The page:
Internal Sales – Getting a Buy-In
Using Theory of Constraints to gain a Buy-In is one of the most powerful management applications of TOC
The Theory of Constraints (TOC) Thinking Processes are excellent tools for gaining buy-in. They form an essential part of the TOC sales approach … and also set the pattern for every element of an implementation.
In 2006 and 2007, there have been some breakthroughs for gaining buy-in to a high performance target, where the objective is to achieve aggressive “positives” rather than to eliminate negative performance aspects. The “Strategy and Tactic Tree” technique, unknown even a couple of years ago, has proven very effective in aiming at a buy-in for aggressive goals. I’ll document that separately, some time soon.
However, the majority of buy-in situations still deal with the elimination of performance issues or problems of one kind or another; and for these, the approach developed within the Theory of Constraints is rock-solid and proven. After almost 15 years of working with these techniques they are almost second nature to us, yet whenever we by-pass them – for example to shortcut the path to an agreement for the sake of speed, or limited time with a prospect – we ALWAYS regret it. It always comes back to bite us.
Often, someone attempting to introduce something new in an organization – no matter how solid the new idea – meets up to 5 layers of resistance, plus another layer of doubt. These are:
1. Disagreement on the problem.
Especially if they have been associated with the problem’s symptoms, the people whose buy-in you want are convinced they know the problem. If your solution does not deal with their perception of the problem, you might as well quit and go home because they will never buy-in to your solution. One common aspect of this: belief that the problem (and solution) are outside of their control; it’s the fault of the customer, the bank, the vendor, the economy, … choose any one of the usual suspects.
They must agree with you as to the problem, and that the cause is indeed something within their control or influence, before you proceed to present a solution.
The first use of the Theory of Constraints Thinking Processes in this situation is to gain a strong consensus as to what the real problem is – and this is not trivial. This can take the biggest share of all the time associated with solving a problem, but it must not be skimped or skipped.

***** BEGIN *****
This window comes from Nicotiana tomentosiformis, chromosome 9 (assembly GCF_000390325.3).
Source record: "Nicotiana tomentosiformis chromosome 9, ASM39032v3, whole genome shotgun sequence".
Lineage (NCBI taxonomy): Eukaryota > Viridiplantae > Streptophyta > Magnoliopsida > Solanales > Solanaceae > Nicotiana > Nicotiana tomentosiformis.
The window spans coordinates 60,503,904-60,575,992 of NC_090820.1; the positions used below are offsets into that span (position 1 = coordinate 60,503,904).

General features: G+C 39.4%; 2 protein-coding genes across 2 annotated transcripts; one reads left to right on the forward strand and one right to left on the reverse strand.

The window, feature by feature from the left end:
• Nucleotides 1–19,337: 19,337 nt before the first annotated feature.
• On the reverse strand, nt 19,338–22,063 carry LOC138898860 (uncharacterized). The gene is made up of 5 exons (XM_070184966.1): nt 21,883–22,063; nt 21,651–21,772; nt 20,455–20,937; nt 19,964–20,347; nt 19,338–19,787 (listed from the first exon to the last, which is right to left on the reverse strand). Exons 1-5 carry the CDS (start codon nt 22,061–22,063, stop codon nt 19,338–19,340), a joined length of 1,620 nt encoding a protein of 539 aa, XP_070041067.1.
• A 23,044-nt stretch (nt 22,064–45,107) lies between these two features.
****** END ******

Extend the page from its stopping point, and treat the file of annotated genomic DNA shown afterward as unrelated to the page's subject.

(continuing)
2. Disagreement on the Direction of the Solution
Disagreement that your solution will in fact solve the problem, in terms of generating the desired outcomes, even if they have agreed as to the problem.
Again, those associated with the problem typically have their own “pet” solutions and if yours does not coincide with their solution, the best you will gain is lip-service support. The worst outcome is people actively working to prove your solution was not the “right” one.
3. Skepticism that the solution will actually solve the problems
Even if the direction of the solution has consensus, there is still skepticism as to whether the detailed solution will actually deal with all the symptoms of the problem.
The Future Reality Tree tool of the TOC Thinking Processes provides the mechanism to develop the baby-step cause-effect connections between a proposed solution and the detailed elimination of the symptoms.
4. Yes, but … the solution will cause problems
Concern that your solution, one that might indeed offer a chance to solve the problem, will cause negative side effects, perhaps even larger than the symptoms being overcome. This is one of the biggest “yes, but….” causes.
You have to show, clearly and unequivocally, that you have anticipated the potential negative side effects and constructed a practical plan that they agree will avoid them.
Again, the Theory of Constraints Thinking Processes provide a technique for doing this.
5. Yes, but … there are serious obstacles
The Obstacles standing in front of what you are trying to do are so large or numerous that they are all the other person(s) can see. If you don’t get past this barrier, another of the major causes of the “yes but…” reaction, your solution will be perceived as impractical.
You have to show very clearly that you have anticipated (not ignored!) the major obstacles (ones they agree with), and have a realistic plan to get around them.
6. Doubt that you will ever get the collaboration of others.
It is very common for us to hear from management “this makes sense but you’ll never get the shop people to agree” and to hear from the shop floor of the same company “this makes sense to us but you’ll never get top management to buy-in.”
The Theory of Constraints Thinking Processes provide a superb suite of tools to expose and overcome each layer of resistance, to gain a buy-in so solid and deep that employees will even risk their jobs to see the solution – whatever it might be – implemented.
Return to home: Fast, massive performance improvements